Thursday, August 07, 2008

There was no Freedom of Speech in my Head

As a Christian we used the word “Faith.” A lot. It was a slippery little word to define; in fact we had sermons and books and classes and articles and meetings and whole series all designed to give insight into that five-letter word.

We knew it was the conduit by which we received salvation. “By grace you are saved, through faith….” Eph. 2:8. We were justified by faith. Rom. 3:28. It was not merely a belief, but a belief so strong it necessarily resulted in evident actions. James 2:14-20. It could heal. James 5:15. Matt. 8:9-13. Faith could control weather. Matt. 8:26

Faith could (hyperbolically) move a mountain. Matt. 17:20. It was not a one-time belief, or a passing thought, but something to be nourished; something to grow. Rom. 4:20; 2 Cor. 8:7

It was not irrational, but it was not rational either. It was more than just evidence. Heb. 11:1. It was “proof” of creation. Heb. 11:3. Without this thing called “faith” it was impossible to please God. Heb. 11:6

We understood it was a leap (not a blind leap) based upon incomplete data whereby our mind was fully convinced in a God doing…something. We made pithy statements like, “Faith is not thinking God can; but knowing God will.” Or “Faith is the light that guides you through darkness.” Yet even with these, we never quite understood how it worked. Thus the reason for repeated sermons, teachings and readings on how we had to have faith….whatever that meant.

And while we were never quite confident on the full definition of “faith” what we were confident was the antithesis of faith—its mortal enemy. Doubt. We believed in a God, even in a specific God with specific characteristics. And we felt the depth of our conviction was on a scale; with faith we became more fully convinced, with doubt we slid backwards to less conviction.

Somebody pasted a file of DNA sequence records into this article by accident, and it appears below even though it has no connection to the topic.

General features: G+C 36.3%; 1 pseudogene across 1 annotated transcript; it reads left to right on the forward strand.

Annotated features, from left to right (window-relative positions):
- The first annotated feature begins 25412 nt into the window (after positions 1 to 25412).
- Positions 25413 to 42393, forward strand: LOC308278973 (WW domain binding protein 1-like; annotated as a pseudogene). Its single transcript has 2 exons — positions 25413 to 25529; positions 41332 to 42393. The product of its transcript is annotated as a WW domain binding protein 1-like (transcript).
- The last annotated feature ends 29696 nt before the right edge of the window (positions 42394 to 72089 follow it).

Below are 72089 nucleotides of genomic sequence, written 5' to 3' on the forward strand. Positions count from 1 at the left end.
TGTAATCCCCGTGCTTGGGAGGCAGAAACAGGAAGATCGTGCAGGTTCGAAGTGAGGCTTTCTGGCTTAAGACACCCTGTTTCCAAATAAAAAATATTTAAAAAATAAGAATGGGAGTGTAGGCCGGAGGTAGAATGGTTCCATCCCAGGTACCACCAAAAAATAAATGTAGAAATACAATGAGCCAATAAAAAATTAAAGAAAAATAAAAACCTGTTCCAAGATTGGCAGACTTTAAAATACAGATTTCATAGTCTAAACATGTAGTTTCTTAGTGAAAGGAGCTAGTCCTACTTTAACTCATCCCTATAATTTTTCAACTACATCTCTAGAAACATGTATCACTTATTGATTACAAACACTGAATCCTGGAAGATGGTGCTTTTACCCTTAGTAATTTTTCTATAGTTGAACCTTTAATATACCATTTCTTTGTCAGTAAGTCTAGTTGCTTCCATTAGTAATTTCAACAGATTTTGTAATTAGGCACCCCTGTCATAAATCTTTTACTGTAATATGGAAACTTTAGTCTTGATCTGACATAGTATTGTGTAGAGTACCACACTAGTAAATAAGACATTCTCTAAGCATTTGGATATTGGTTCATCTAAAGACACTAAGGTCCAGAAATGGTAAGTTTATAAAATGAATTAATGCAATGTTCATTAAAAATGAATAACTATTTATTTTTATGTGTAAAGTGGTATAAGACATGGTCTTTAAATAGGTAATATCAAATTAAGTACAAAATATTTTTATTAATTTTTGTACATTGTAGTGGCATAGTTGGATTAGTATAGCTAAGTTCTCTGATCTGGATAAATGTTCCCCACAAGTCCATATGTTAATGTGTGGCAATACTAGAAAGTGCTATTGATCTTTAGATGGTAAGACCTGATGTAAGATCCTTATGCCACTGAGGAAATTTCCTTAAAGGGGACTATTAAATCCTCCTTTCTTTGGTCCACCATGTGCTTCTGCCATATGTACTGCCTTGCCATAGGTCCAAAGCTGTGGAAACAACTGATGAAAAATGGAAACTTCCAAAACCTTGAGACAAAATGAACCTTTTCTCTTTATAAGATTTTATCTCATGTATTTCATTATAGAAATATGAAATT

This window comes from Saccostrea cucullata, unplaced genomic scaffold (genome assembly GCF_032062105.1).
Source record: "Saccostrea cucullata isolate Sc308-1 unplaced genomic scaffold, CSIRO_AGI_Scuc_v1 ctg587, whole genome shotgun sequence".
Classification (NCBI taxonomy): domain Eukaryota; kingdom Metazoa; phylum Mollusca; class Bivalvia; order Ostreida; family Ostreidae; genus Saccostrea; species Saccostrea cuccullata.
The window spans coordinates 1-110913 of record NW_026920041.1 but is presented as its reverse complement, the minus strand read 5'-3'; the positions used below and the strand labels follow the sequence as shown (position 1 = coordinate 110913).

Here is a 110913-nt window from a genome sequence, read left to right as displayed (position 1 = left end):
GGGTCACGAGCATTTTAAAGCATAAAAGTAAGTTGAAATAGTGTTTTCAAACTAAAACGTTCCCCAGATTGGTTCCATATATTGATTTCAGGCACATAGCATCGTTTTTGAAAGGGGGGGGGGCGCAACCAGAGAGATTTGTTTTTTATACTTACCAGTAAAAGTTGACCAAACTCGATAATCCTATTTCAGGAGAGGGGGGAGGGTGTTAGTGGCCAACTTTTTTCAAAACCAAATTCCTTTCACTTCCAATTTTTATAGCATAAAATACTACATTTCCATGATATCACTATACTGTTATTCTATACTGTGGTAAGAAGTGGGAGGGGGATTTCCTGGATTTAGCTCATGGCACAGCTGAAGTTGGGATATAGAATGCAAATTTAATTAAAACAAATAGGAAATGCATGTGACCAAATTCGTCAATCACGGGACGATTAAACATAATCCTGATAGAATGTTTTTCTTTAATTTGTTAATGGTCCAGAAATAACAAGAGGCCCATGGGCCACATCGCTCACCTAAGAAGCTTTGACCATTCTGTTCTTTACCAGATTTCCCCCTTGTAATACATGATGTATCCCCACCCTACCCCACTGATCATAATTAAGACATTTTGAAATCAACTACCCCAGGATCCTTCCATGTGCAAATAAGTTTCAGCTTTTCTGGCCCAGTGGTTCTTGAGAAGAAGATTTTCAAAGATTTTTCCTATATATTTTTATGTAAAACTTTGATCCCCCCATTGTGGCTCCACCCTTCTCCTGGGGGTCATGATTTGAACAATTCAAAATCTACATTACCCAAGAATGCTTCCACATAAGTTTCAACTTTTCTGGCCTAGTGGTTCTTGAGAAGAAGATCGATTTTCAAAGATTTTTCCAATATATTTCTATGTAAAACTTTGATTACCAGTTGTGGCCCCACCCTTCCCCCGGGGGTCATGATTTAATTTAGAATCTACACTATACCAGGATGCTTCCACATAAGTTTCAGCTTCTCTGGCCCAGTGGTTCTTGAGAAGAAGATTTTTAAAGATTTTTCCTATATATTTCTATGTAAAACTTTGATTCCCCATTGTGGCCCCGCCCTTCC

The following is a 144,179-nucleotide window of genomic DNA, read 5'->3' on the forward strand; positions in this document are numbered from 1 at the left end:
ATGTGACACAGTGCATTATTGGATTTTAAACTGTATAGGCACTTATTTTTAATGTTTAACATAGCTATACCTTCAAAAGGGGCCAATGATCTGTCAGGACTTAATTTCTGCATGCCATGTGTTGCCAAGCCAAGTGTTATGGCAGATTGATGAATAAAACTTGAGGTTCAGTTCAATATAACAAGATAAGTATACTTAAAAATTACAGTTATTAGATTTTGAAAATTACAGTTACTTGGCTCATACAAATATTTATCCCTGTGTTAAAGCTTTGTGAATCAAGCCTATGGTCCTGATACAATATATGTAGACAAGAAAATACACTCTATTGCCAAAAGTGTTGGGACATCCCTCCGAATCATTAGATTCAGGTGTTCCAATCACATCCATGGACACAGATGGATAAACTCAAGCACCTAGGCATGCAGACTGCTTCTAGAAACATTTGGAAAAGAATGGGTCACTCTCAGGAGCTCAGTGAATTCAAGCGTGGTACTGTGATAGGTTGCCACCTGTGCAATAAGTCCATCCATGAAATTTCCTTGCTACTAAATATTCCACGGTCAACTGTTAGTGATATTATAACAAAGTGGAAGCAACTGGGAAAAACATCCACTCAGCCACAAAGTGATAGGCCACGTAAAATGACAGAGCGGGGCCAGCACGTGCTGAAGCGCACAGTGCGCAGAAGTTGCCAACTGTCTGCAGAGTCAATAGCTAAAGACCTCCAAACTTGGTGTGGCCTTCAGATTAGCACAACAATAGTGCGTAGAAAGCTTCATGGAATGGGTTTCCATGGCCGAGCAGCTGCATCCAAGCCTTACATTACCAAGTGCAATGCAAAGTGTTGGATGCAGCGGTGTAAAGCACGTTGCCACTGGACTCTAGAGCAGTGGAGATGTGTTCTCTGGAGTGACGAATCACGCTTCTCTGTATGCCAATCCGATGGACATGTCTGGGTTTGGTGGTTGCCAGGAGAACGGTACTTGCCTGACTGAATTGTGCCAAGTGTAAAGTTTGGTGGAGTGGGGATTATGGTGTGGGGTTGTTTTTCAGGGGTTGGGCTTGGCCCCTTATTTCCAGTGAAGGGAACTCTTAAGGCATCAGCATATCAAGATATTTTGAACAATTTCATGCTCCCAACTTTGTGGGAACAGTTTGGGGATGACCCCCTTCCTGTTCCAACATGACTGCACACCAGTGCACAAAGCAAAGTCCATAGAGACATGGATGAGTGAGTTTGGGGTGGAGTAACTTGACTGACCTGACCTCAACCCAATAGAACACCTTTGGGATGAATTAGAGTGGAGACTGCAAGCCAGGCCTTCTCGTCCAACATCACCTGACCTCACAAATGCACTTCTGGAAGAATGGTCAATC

We didn’t want doubt. If faith pleased God, surely the opposite—doubt—would displease God. We placed ourselves on a treadmill in which the only acceptable speed was “faster.” More faith. To slow down—to have “doubt” was unacceptable. Curiously, to maintain speed was equally unacceptable. One could always have more faith. Never did we reach top speed.

So we struggled with how to become more faithful; but at least we knew what to avoid in the process. Moving backward. Having doubt.

That much we knew.

Don’t get me wrong—we knew we were human. Doubt would come; it was not expected we would never have any doubts at all. It was like a canker sore. As much as one doesn’t want one—one still gets them. And while we have medicines to reduce the symptoms of a canker sore; there is no insta-cure to make it “go away.” Doubt didn’t just disappear, sometimes it lingered. And over time, with persistence, the canker sore went away, as did doubt.

Of course, one of the simplest ways to not encounter doubt is to not contemplate the thought. We implemented the “avoid even the appearance of evil” in so many other ways, it was easy to cross-over into our thinking. Want to avoid drunkenness? Simple—never drink alcohol. Want to avoid lustful thoughts? Simple—impose strict dress codes on women so we never even see an ankle, let alone a leg or a thigh or a…

Avoid pre-marital sex? Never kiss, never hold hands and never, EVER dance!

In the same way, if you never contemplate the thought that Jesus might not be God, you never have to worry about entering the dungeon of doubt. Don’t even go in the door! If the thought of “Why, God, did you allow…” you learned to stop at the “did” because God was God. And to start questioning God was to start down the dangerous path of Doubt.

While the intellectual discussion of “Was Jesus God?” would be acceptable, to dare contemplate the actual possibility would not. Within our human mind, it is impossible to precisely differentiate between the intellectual discussion and the empathetic notion of an actual possibility. In order to discuss “Is the Earth flat?” we actually have to think about what the Earth would be like if it was flat.

This is part of the reason we only held such discussions with other Christians. We could debate, even vociferously, the concept of Jesus not being God, but none of us really believed it. We knew, at the end of our “debate” we would have convinced ourselves Jesus was God. It strengthened our faith; it didn’t introduce doubt. We read Christian books. Regardless of how the book started, or what was in the middle, we knew the ending would safely land us on non-doubting ground. The questions would be answered. The correct words stated to saturate any doubt we might have had.

Oh, we would read non-Christian books, too. But first we would put on our armors of Faith. We would question every word stated utilizing a firm Christian worldview. If it did not align exactly with our position (if it dared imply humanity was not completely depraved) we would be free to reject it and any premises resulting from it.